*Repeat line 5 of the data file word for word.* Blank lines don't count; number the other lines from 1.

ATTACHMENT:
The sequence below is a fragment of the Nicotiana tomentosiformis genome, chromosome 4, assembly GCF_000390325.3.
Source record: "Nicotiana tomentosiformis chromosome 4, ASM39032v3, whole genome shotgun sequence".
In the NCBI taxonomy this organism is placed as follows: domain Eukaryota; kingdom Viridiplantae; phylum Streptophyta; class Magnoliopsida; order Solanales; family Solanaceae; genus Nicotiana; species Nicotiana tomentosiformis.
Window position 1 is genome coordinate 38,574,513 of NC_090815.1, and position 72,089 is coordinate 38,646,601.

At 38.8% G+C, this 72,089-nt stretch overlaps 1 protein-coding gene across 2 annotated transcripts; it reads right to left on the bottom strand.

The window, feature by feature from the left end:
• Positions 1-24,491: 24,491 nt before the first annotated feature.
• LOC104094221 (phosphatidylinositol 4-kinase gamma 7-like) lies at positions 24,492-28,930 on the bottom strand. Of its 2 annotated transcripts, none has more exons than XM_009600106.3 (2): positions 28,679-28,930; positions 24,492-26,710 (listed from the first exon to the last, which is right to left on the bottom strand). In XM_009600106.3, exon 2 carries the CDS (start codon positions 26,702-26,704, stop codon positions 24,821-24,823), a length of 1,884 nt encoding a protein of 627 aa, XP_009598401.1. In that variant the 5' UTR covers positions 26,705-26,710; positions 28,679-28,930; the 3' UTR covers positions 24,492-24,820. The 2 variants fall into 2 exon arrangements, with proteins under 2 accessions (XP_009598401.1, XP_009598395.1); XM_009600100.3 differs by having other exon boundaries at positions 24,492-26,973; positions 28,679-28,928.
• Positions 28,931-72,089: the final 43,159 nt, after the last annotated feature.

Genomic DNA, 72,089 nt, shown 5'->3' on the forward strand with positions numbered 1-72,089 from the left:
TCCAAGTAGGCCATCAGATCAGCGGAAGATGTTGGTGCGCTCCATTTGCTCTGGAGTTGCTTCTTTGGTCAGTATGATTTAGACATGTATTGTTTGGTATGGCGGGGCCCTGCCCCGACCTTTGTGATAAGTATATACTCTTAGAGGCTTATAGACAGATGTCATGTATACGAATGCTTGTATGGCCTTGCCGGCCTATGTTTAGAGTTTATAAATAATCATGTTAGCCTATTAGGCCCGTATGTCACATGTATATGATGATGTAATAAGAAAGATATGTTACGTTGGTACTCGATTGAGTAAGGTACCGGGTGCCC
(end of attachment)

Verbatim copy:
At 38.8% G+C, this 72,089-nt stretch overlaps 1 protein-coding gene across 2 annotated transcripts; it reads right to left on the bottom strand.